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Florida experts call for debate on rising tides

Wikimedia Commons/NOAA

The final presidential debate will take place in Boca Raton, Florida, on 22 October, and a local movement is afoot to get sea-level rise on the agenda.

Aside from a focused debate on energy and climate by campaign advisers last week, the issue of global warming has played only a minor part in the election. Meanwhile, sheltered from national politics, local and state governments face rising costs as they plan for a future in a warmer and wetter world. And nowhere in the United States is this truer than in Florida.

On Thursday, a collection of scientists, environmentalists and local elected officials released a letter urging President Barack Obama and Republican challenger Mitt Romney to address the issue during their upcoming debate (Union of Concerned Scientists). The letter includes a frightening map illustrating how much of Florida would be under water in 2060 (another election year) with 30 centimetres of sea-level rise and a storm surge of 1.68 metres. The southern tip of Florida up to and beyond Miami is inundated, along with coastal areas throughout the state. And this is a conservative estimate, the signatories point out. The US Army Corps of Engineers projects a rise of 23–61 centimetres by 2060.

In conclusion, the letter calls on the candidates to answer three questions during their visit to Boca Raton:

– What will be the federal government’s planning and policy priorities in order to reduce the risks of future sea level rise?

– What will be the polices for adaptive measures to respond to current and future impacts of sea level rise?

– How would you work with the rest of the world to address rising sea levels and other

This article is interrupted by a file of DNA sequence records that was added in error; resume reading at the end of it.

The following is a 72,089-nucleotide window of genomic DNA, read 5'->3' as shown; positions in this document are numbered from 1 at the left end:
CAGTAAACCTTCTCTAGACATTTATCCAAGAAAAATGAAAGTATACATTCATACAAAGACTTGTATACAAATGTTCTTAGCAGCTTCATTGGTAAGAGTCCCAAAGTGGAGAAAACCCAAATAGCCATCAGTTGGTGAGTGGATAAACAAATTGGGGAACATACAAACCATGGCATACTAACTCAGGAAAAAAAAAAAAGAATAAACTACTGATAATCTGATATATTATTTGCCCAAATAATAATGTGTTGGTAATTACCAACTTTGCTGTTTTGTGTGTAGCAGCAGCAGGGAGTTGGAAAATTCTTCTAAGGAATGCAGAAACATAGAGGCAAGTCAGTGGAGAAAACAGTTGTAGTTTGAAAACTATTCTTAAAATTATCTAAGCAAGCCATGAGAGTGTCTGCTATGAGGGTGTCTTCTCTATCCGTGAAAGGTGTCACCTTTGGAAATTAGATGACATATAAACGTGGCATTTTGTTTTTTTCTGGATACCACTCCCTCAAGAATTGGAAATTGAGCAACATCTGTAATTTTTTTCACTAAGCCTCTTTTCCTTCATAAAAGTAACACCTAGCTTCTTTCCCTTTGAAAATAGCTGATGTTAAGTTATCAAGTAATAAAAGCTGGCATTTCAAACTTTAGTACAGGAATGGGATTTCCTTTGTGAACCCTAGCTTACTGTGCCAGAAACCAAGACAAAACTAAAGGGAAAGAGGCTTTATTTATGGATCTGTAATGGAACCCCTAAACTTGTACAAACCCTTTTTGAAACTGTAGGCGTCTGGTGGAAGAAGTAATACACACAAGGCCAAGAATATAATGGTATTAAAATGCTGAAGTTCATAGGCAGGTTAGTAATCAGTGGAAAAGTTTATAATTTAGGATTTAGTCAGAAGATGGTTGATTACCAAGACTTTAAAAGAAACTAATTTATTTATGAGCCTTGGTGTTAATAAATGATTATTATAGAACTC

effects of climate change?

Slowing the rising tides will be difficult indeed. As with the man in the photo above, taken at Miami Beach in 1947, it might be tempting to just turn and run. But at least one group seized on the discussion to provide a reminder that there are ways to move more quickly, if the world were so inclined. And from this perspective, a singular focus on carbon dioxide — not only the dominant long-term greenhouse gas but also the most difficult to curb, technically and politically — might be ill-advised. Focusing on pollutants such as methane, black carbon and tropospheric ozone, which exert a powerful short-term effect, could cut the rate of warming in half over the next few decades, reminds the Institute for Governance and Sustainable Development.

Obama continues to talk about global warming but isn’t making any grand promises, in large part because his legislative agenda on climate hit a wall on Capitol Hill. Romney hasn’t had much to say either, although he did treat it as a laugh line during his acceptance speech at the Republican National Convention in Tampa (also inundated in the map): “President Obama promised to begin to slow the rise of the oceans and heal the planet. MY promise… is to help you and your family.”

As it happens, Obama spoke today at a campaign rally in Miami, and he fired off his own shot at Romney: “Yes, my plan will reduce the carbon pollution that’s heating our planet, because climate change is not a hoax. More drought and floods and hurricanes and wildfires — that’s not a joke.  That’s a threat to our children’s future.”

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    Michael Kovari said:

    To a non-expert, the map doesn’t seem to make sense. They take into account 12 inches of sea-level rise and a 5′ 6" storm surge, but then mention in passing that Hurricane Andrew (1992) produced a 17′ storm surge! As they point out, a storm surge is local while sea-level rise occurs everywhere – nevertheless, the 12 inches doesn’t seem very impressive in comparison. If you believe the map, a storm surge like that produced by Andrew could put the whole of the southern tip of Florida under 10 feet of water, with no sea-level rise.

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